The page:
powers would be. Could you give us a rough idea? There is a White Paper

:33:06.:33:08.

being produced before November and there will be draft legislation put

:33:09.:33:14.

forward in January. Your leader has vowed that this will happen. And you

:33:15.:33:18.

haven't got a policy? You can't tell us what the tax powers will be? I

:33:19.:33:22.

can't tell you on this programme right now. But we have accepted the

:33:23.:33:26.

principle on further devolution on tax, spending on welfare and we will

:33:27.:33:30.

have further details in due course. Your leader promised to maintain the

:33:31.:33:33.

Barnett Formula for the foreseeable future. Why is that fair when it

:33:34.:33:38.

enshrines more per capita spending for Scotland than it does for Wales,

:33:39.:33:43.

which is poorer, and more than many of the poorer regions in England

:33:44.:33:47.

get? Why is that fair? We have said that in terms of looking at go -

:33:48.:33:51.

local government spending playing out in this Parliament, we have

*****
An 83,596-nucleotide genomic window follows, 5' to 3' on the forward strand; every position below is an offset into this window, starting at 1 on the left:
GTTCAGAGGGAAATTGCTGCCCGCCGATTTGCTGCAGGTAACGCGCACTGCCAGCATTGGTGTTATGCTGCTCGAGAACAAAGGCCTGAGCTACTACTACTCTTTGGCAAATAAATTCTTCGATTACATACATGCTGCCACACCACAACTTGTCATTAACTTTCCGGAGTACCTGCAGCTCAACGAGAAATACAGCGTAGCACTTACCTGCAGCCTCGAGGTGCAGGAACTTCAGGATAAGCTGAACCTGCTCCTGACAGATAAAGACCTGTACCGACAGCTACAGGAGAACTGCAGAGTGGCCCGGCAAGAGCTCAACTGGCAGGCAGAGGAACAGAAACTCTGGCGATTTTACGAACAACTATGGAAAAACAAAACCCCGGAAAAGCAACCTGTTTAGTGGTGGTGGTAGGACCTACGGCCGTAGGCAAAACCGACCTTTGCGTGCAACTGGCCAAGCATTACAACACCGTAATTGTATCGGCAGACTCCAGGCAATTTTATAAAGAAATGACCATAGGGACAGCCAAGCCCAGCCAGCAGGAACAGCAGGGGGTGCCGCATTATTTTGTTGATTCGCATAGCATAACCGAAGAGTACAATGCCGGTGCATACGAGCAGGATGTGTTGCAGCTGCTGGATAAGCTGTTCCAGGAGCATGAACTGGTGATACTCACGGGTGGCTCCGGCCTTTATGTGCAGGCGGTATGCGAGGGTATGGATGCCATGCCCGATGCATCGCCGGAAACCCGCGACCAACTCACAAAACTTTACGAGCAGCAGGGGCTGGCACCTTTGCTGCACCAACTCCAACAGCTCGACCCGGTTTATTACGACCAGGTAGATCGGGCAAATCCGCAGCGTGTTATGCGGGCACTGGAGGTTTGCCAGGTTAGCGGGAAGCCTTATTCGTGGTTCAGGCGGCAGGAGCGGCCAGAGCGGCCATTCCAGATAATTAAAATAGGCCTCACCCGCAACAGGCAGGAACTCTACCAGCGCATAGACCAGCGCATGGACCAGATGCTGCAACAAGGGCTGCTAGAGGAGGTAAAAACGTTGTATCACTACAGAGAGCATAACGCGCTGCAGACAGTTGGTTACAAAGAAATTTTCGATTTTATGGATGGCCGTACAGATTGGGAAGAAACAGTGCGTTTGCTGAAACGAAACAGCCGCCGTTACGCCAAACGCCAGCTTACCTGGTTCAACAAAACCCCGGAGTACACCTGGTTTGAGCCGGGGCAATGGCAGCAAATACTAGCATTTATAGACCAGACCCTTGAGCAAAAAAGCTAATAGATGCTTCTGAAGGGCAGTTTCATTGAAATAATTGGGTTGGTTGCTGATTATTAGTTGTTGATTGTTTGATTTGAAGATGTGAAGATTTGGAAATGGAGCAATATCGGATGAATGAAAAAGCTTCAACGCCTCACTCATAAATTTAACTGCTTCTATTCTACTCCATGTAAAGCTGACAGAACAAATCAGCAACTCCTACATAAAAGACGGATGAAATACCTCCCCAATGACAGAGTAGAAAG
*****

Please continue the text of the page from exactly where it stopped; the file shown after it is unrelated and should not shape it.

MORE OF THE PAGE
:33:52.:33:54.

looked at what the government has done which is having already

:33:55.:33:58.

deprived communities having money taken away from them and wealthier

:33:59.:34:02.

communities are getting more. We accept that the Barnett Formula has

:34:03.:34:09.

worked well. How has it works well? There is a cross parliamentary

:34:10.:34:11.

consensus as they don't know what to do about it. Why has it works well,

:34:12.:34:17.

when Wales, clearly loses out? I'm not sure by I accept that when you

:34:18.:34:22.

look at overall underspend -- government spending. It is per

:34:23.:34:26.

capita spending in Scotland, which is way ahead of per capita spending

:34:27.:34:33.

in Wales, but per capita incomes in Scotland are way ahead of Wales Why

:34:34.:34:38.

is that fair Labour politician? We have said we want to have more

:34:39.:34:42.

equitable distribution. You haven't, you have said you will keep the

:34:43.:34:46.

Barnett Formula. I'm not sure necessarily punishing Scotland is

:34:47.:34:51.

the way to go. The way that this debate is going, what message does

:34:52.:34:54.